Paula Lichtarowicz’s debut novel The First Book of Calamity Leek is an inventive, macabre and fantastical story about a young girl who compiles her own guide to life on escaping her cruel confinement in a secret garden where she and other girls have been kept brainwashed and misinformed, and where popular musicals are a sinister presence. Here are her top ten tips for writers at any stage of their career.
Whenever you can, as widely as you can. Let great writing sneak under your skin. Stop and marvel if you want, keep your senses open to daring construction and magical sleights of hand; read with envy and a nudge to your own ambition; but above all read for pleasure, don’t make it a chore.
2. Steal a dog
Or acquire one legally if you prefer. They are very useful for getting you outside walking. This may be the only thing to save you when you have tumbled light years down the black hole of writer’s block. Although please be careful not to follow the approach of Mrs V. Woolf and put stones in your pockets when you try this method.
3. Don’t have children
Or if you do, hand them over for a couple of hours of the day to someone qualified to detain and amuse. Possibly, if your name is J.M. Barrie and the dog is a Newfoundland called Nana, this could be linked to point two (see how useful dogs are?).
4. Build a high wall around the time you find to write
An hour works. Two is better. Three ideal. Steal this time from work, the family, your lover, the pub. Or steal it from sleep (easier, I grant you, in summer). But cement this wall and make it airtight to the world outside. A moat helps, into which electronic devices may be dropped. As does anti-climb paint. If you cannot find your way inside this time to write do not be kind to yourself. Do not make excuses. Tell yourself this: either you want to write or you don’t. Which is it?
5. Do this every day you are writing a draft
Even on a day when apocalypse has befallen the world at large and you can only enter the wall for fifteen minutes; do so. Think of the space inside the wall as a delicate ecosystem that requires your living, breathing, daily presence to thrive. Without you the organisms you are growing inside will shrivel and die.
6. Do not over-write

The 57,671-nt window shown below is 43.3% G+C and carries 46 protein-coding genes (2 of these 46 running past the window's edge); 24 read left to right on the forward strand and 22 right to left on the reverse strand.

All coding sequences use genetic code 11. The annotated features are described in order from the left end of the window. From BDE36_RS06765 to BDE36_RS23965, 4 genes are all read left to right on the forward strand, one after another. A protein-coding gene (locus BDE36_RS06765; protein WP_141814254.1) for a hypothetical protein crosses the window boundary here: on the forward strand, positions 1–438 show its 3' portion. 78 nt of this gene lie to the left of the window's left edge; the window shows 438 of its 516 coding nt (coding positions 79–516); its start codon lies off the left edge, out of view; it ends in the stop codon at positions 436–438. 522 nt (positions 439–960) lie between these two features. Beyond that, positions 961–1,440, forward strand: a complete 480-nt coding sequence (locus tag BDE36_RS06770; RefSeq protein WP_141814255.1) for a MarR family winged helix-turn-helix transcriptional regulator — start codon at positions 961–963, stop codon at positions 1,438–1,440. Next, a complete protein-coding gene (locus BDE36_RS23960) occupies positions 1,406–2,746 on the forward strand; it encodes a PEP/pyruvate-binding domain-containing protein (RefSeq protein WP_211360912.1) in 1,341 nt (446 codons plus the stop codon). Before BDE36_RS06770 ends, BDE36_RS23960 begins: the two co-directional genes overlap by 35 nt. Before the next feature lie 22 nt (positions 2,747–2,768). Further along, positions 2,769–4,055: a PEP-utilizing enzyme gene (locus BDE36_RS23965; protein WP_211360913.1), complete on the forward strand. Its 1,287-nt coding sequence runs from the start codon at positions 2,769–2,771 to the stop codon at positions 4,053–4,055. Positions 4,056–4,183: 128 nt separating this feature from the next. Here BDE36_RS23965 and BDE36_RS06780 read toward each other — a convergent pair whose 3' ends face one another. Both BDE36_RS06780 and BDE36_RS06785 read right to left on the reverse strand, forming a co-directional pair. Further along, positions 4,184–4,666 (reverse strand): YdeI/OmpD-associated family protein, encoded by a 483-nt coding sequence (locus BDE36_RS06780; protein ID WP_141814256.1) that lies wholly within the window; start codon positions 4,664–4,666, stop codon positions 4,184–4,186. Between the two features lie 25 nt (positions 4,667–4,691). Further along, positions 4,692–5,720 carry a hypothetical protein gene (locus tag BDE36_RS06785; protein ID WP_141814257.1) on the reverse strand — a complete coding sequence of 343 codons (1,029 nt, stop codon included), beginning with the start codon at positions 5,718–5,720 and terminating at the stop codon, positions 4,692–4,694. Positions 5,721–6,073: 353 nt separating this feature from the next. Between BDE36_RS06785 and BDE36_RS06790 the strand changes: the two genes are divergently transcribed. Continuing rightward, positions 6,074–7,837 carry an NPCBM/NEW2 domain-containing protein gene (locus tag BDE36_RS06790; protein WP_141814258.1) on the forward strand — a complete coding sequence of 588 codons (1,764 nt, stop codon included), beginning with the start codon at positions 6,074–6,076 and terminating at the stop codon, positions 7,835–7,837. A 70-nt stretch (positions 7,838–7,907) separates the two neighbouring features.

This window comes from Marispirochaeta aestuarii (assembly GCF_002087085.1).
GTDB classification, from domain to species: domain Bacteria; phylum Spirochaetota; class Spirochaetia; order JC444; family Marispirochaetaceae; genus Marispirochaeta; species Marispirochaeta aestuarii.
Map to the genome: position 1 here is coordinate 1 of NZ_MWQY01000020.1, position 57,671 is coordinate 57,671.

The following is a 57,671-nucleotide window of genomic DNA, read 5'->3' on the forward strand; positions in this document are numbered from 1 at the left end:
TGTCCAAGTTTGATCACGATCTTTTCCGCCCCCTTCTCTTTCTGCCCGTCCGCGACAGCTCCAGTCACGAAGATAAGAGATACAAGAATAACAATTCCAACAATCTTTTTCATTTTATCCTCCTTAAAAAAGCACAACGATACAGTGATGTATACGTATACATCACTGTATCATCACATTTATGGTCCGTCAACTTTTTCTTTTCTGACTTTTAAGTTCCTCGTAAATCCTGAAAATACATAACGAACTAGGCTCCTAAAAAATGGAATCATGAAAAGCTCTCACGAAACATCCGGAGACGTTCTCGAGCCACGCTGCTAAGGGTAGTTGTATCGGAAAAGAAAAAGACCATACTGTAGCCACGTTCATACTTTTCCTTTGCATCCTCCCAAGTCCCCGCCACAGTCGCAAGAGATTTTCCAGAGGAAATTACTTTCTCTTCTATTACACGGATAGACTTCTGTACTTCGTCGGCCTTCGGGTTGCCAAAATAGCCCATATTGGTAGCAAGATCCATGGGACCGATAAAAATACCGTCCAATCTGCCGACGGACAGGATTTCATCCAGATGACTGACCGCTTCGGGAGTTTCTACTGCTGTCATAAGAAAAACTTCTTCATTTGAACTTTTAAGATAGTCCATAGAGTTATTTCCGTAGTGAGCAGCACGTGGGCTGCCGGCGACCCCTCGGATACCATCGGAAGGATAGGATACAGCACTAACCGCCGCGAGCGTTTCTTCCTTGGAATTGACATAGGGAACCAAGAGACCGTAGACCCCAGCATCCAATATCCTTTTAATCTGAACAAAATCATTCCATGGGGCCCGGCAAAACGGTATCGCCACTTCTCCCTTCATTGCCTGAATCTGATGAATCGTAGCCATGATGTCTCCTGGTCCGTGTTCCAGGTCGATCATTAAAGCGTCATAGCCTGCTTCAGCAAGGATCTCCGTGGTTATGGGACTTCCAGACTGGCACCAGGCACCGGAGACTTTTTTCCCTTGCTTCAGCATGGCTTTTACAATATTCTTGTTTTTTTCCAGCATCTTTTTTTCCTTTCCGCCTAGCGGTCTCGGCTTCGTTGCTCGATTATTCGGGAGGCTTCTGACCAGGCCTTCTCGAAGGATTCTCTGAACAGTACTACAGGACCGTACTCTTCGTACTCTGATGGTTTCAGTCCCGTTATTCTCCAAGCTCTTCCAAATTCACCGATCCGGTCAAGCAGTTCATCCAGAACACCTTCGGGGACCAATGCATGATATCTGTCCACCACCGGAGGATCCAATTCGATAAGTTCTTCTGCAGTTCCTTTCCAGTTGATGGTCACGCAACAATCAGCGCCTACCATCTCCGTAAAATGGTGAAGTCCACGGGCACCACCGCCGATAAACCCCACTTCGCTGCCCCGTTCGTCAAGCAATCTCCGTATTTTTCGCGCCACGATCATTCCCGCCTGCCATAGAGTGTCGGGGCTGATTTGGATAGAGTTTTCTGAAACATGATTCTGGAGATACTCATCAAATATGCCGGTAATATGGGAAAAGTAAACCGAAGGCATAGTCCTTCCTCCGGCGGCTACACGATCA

Inside the wall natural resources are finite and nothing gushes forever. Therefore pace yourself. Set a daily time limit or preferably a word count. And achieve it.
7. Be kind to yourself
When you write your draft do not stop to criticise. You must not stop to criticise. Keep the momentum and believe in your magic. Keep going day after day – forwards not backwards. There will be lots of time to criticise later. Remind yourself this is writing. This is what you love to do. It does not get better than this. On days you are struggling, remember consuming chocolate biscuits is also being kind to yourself.
8. Age your work
Not necessarily in a damp cellar; any quiet drawer will do. Let the draft lie, fat and heavy. A month is good. Two months is better. You could use your dog to guard it, if you like.
9. Be unkind to yourself
Only do this when you have rigorously followed points 5 to 8. Only do this when you are feeling robust and are excited about being back inside the wall. Take a critical pen to your draft. Know that inside the wall some crops must go for the finest to blossom. Be as harsh as you can be. And then begin again, being kind. As a Mr S. Beckett has it: No matter. Try again. Fail again. Fail better.
10. Most of all, remember truth is all there is
That is to say do not try to write for anyone else, or like anyone else, but keep your words true to your perception of the world. Which is unique. Remember also truth in fiction takes makes forms – from the kitchen sink to the restaurant at the end of the universe. All are valid. All are a means of connecting. Ask yourself, if you are not telling the story of the world as you see it to reach out to other people, what exactly are you doing?
Paula Lichtarowicz lives in London and when she is not writing works in television production. The First Book of Calamity Leek is published in paperback and eBook by Windmill Books. Read more.
Author portrait © Paul Stuart